Harry Potter and the Cursed Child by John Tiffany – This is definitely an easy and pretty light read. I’m typically a slow reader, but I got through this in a couple of hours during a mad, impromptu read-a-thon with my friend.

Artemis Fowl by Eoin Colfer – My sister was a big Artemis Fowl fan, so we have the series sitting neatly at home. I practically grew up on Eoin Colfer, J.K. Rowling, and Tamora Pierce, so you can bet that if they had yellow book covers, I was putting them up here!

Carry On by Rainbow Rowell – Chyeahboi. Summer break may be over for Simon Snow and Basilton Grimm-Pitch, but not for us! I’d totally take my two boyz with me to the beach if I wanted some beach-reading material to squee over.

Wish Memorial Illustrated Collection by CLAMP – I will admit that the Wish covers had some of the most aesthetically pretty illustrations I’ve seen of CLAMP’s stuff, and that’s saying something, because normally CLAMP knocks their artwork out of the ballpark. I loved this short series, though admittedly it’s not my favorite of CLAMP’s. That is normally reserved to Magic Knight Rayearth and Cardcaptor Sakura.

Poison Study by Maria V. Snyder – Cannot stop recommending this enough! I love this book, and Yelena, and Valek, and this cover is pretty much my favorite of the covers that have come out. Not sure why, but I did like the simplistic juxtaposition of the red and yellow colors. That could be just me, though.

Enchantment by Orson Scott Card – Orson Scott Card is largely known for his science fiction stories, especially in the Ender’s Game series–well, and also known for his outspoken, often-controversial political views–so it’s often a surprise to people when I say of the books he has written, Enchantment still remains my favorite. But I’m just biased, considering it is based on a fairy tale, and it is a fantasy entrenched within Slavic history and folklore.

The rest of these books are books I’ve yet to read but really, really want to.

Strange the Dreamer by Laini Taylor – Another dual cover book! And it’s by Laini Taylor, who is a goddess of the written word. This is supposed to be a duology, so THANK GOODNESS FOR THAT.

Dreams of Gods and Monsters by Laini Taylor – Yeah. Laini makes it on this list twice, lol! I’ve started Days of Blood and Starlight so Dreams of Gods and Monsters will probably be something I’ll read either in June or July. Yep. Need my Karou-Akiva fix that’s for sure.

Ghost Bride by Yangsze Choo – This cover is just gorgeous, and I really want to read this! Who knows when I’ll get to it, though… *twitch*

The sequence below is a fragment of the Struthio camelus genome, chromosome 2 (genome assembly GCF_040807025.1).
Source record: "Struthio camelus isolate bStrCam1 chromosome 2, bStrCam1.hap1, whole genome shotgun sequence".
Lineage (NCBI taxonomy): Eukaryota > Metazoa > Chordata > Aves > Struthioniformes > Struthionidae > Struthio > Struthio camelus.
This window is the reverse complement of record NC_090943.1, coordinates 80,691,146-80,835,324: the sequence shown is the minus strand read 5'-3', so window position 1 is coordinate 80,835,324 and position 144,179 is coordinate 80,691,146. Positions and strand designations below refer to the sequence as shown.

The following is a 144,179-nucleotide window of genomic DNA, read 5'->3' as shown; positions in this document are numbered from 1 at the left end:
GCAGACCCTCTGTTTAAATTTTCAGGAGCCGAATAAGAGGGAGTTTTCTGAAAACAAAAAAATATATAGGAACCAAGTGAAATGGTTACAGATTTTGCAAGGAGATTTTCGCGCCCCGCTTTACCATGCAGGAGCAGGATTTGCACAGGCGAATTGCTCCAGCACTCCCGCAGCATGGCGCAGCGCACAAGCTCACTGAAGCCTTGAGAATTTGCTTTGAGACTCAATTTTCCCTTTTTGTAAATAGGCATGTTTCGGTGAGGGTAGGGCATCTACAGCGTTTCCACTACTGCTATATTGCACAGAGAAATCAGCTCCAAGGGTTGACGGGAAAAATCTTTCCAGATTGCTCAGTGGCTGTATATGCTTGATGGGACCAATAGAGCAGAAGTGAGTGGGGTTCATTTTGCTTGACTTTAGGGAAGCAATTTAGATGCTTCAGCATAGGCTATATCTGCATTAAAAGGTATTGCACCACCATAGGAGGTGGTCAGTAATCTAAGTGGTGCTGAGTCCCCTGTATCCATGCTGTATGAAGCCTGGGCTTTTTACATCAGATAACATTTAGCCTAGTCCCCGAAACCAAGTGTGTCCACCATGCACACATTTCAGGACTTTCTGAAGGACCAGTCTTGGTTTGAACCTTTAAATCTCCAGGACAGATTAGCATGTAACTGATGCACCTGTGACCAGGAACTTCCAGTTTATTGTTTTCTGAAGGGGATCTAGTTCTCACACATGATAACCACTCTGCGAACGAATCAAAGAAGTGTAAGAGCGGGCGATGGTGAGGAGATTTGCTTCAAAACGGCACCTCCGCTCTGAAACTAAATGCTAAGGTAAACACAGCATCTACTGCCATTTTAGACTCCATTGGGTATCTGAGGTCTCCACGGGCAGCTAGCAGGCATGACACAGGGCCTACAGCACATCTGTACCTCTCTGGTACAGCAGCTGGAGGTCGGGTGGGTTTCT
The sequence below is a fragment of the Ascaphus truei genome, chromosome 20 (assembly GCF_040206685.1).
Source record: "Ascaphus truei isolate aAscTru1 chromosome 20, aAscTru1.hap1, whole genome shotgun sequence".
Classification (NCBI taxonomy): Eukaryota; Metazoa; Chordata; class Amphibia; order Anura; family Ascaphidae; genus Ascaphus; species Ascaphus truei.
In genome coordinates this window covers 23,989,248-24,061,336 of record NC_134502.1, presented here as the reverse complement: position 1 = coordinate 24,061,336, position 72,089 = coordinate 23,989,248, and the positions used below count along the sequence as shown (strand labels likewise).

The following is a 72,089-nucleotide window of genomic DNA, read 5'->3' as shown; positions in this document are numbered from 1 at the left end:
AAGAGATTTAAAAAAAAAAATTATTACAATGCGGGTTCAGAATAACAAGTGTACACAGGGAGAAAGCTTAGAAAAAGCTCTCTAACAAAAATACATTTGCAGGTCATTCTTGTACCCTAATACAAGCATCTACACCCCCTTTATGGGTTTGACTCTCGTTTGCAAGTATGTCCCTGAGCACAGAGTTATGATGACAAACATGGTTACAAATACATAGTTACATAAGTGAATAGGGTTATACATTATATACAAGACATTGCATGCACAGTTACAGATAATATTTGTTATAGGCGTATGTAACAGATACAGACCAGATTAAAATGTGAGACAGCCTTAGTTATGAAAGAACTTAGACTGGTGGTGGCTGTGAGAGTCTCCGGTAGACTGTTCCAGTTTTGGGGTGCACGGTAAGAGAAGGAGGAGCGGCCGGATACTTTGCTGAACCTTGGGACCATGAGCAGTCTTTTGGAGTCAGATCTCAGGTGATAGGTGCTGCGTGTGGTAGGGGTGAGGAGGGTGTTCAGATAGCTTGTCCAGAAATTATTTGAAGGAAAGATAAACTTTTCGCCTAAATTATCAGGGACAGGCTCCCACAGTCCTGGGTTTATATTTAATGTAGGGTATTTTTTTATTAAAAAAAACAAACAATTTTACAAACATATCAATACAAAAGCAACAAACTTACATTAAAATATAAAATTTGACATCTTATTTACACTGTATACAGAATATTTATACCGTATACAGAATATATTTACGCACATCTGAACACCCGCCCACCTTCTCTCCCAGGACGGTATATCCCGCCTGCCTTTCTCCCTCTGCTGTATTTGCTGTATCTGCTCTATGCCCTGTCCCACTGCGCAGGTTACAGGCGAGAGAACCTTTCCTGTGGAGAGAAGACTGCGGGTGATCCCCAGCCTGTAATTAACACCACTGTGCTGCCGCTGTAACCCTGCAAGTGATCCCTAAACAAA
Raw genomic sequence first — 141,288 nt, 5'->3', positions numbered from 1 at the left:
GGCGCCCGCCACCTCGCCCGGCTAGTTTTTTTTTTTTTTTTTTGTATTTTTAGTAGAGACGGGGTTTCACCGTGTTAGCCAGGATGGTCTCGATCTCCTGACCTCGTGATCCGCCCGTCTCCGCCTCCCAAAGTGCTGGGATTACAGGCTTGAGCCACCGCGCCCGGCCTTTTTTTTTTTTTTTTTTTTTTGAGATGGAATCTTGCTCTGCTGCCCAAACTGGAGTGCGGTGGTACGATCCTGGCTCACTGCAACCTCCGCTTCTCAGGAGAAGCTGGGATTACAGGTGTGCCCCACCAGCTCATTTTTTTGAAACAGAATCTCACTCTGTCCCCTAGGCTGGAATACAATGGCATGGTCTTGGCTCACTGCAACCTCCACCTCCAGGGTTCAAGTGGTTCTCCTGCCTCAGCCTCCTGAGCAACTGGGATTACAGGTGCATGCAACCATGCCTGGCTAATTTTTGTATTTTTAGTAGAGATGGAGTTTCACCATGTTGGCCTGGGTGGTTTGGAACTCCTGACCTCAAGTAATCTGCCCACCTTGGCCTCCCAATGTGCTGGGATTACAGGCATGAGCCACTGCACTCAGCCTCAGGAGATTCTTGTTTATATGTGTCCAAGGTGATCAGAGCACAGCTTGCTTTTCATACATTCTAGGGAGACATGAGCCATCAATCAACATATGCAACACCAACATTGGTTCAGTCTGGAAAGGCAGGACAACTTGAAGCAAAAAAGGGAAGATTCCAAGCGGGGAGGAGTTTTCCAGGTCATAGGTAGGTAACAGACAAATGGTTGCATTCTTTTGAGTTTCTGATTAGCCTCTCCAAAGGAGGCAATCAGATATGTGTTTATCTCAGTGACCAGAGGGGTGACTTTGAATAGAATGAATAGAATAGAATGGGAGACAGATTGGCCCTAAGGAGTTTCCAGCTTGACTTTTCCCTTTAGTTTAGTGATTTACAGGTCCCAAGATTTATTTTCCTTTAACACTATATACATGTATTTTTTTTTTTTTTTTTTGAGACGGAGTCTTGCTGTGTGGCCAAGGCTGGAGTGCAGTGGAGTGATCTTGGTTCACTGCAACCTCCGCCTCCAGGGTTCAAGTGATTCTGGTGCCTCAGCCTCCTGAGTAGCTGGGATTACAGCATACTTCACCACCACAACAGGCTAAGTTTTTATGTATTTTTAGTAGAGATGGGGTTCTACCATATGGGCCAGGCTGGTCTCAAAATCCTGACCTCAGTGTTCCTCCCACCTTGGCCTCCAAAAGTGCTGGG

American Born Chinese by Gene Luen Yang – Same for this book! I adore Gene Luen Yang’s spinoff stories in the Avatar: The Last Airbender world, and I would love to read something based off his own perspective and not that of Team Avatar (though I could do with more of the latter as well).

What are some fabulous yellow-covered books you’ve read?

TTT: Book Moms

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With Mother’s Day having just passed, I thought this was a cool topic to delve into. Not to mention the fact that I’d just finished talking about Briar Wilkes, a mother in a particular steampunk book (which also fits into my scheme of book moms…) I’ve reread recently.

Book moms are far and few, and often they’re likely dead of something or other. Gosh, why are most of my fave heroines lacking in a mother figure anyway? But that’s a completely different topic altogether (which, now that I think about it, I wonder if I can do a “Top Ten Heroes that Received the Batman Special”…damn, that’s depressing). In any case, I wanted to celebrate the cool book moms in books I’ve read that had book moms.

Top Ten Book Moms

Snow White – Fables: Vol. 19, Snow White by Bill Willingham – This is practically the latest volumes I’ve read of Fables, but hell, I’ve always admired Snow White. I thought she’d been sidelined for many volumes, but she shined once more in this volume. She’s a mother of seven wolf cubs and while her husband Bigby tends to be the muscle and grand protector of the family, there’s no denying how overly formidable she can get when her children are on the line.

She’s somethin’ FIERCE.

Emira Maresh – A Conjuring of Light by V.E. Schwab – Um, OF COURSE Emira. She wasn’t as active as I’d hoped she’d be, but again, she’s a mother who has a ton of love for her two sons (and one of them’s adopted!). She’s also a waterbender. And I like waterbenders. Almost as much as I like firebenders. Um. And metalbenders. Wait. I’m in the wrong fandom…but whatever!